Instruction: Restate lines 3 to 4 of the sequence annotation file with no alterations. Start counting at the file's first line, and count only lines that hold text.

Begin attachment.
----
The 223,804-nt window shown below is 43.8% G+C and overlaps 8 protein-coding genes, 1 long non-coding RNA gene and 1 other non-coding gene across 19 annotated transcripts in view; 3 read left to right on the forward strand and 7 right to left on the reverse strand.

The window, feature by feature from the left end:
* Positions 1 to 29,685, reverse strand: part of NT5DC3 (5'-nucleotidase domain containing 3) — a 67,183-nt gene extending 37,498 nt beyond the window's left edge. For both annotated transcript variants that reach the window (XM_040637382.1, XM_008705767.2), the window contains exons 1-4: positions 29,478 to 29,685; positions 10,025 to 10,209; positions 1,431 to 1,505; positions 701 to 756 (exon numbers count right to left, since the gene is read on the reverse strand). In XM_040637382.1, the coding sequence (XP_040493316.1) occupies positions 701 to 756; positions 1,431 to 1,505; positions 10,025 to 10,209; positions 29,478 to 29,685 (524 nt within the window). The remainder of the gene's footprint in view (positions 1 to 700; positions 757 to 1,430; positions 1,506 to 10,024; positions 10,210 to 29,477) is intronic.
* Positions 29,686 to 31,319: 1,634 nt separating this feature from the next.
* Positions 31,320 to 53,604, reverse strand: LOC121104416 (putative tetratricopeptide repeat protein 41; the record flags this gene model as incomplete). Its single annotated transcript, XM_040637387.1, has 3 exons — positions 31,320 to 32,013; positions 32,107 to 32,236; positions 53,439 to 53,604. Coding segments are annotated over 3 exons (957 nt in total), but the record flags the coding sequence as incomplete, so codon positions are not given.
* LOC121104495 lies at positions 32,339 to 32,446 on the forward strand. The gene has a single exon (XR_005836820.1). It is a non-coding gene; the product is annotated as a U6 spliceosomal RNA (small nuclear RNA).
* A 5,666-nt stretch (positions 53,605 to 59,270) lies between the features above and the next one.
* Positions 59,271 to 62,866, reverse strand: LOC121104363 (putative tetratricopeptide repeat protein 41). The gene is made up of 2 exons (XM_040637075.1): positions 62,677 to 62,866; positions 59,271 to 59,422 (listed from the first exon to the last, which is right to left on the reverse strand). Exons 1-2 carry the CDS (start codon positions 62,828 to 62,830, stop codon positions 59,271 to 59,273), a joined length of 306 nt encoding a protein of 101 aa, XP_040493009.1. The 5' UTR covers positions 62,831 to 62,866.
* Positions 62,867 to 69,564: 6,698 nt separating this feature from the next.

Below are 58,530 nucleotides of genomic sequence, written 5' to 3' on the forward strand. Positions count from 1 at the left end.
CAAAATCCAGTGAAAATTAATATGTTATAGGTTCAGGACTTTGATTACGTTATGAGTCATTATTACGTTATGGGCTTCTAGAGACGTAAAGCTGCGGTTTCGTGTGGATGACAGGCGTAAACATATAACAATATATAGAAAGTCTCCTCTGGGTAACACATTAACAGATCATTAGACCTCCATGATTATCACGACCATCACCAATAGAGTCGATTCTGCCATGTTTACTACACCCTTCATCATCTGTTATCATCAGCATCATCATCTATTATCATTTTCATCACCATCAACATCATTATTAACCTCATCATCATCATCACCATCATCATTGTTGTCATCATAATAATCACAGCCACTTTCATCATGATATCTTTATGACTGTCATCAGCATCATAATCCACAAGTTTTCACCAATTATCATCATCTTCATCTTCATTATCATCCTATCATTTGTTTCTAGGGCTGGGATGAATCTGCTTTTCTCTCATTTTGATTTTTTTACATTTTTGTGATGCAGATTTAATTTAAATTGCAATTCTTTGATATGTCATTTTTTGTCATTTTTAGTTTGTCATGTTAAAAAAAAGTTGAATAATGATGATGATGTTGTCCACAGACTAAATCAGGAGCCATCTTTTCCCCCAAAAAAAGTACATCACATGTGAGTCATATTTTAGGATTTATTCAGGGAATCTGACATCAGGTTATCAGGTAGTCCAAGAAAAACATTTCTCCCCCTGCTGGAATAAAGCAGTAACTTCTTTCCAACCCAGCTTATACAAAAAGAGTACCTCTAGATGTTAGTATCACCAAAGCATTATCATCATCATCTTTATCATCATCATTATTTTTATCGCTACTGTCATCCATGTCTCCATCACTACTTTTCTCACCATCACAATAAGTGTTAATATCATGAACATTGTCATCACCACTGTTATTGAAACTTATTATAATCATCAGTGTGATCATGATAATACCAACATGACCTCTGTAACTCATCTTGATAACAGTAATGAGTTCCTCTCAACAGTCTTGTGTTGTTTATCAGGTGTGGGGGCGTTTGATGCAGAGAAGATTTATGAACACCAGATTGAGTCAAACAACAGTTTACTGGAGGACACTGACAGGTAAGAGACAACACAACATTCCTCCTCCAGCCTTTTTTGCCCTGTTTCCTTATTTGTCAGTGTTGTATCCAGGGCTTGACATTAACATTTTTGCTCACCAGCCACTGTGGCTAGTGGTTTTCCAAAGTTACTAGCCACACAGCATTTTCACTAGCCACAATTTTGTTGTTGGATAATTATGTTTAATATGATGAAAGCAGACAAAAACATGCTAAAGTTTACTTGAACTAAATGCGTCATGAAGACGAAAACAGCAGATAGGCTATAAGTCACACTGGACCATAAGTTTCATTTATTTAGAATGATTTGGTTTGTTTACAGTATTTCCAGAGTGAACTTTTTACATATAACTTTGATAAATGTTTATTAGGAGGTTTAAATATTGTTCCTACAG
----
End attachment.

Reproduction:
* Positions 1 to 29,685, reverse strand: part of NT5DC3 (5'-nucleotidase domain containing 3) — a 67,183-nt gene extending 37,498 nt beyond the window's left edge. For both annotated transcript variants that reach the window (XM_040637382.1, XM_008705767.2), the window contains exons 1-4: positions 29,478 to 29,685; positions 10,025 to 10,209; positions 1,431 to 1,505; positions 701 to 756 (exon numbers count right to left, since the gene is read on the reverse strand). In XM_040637382.1, the coding sequence (XP_040493316.1) occupies positions 701 to 756; positions 1,431 to 1,505; positions 10,025 to 10,209; positions 29,478 to 29,685 (524 nt within the window). The remainder of the gene's footprint in view (positions 1 to 700; positions 757 to 1,430; positions 1,506 to 10,024; positions 10,210 to 29,477) is intronic.
* Positions 29,686 to 31,319: 1,634 nt separating this feature from the next.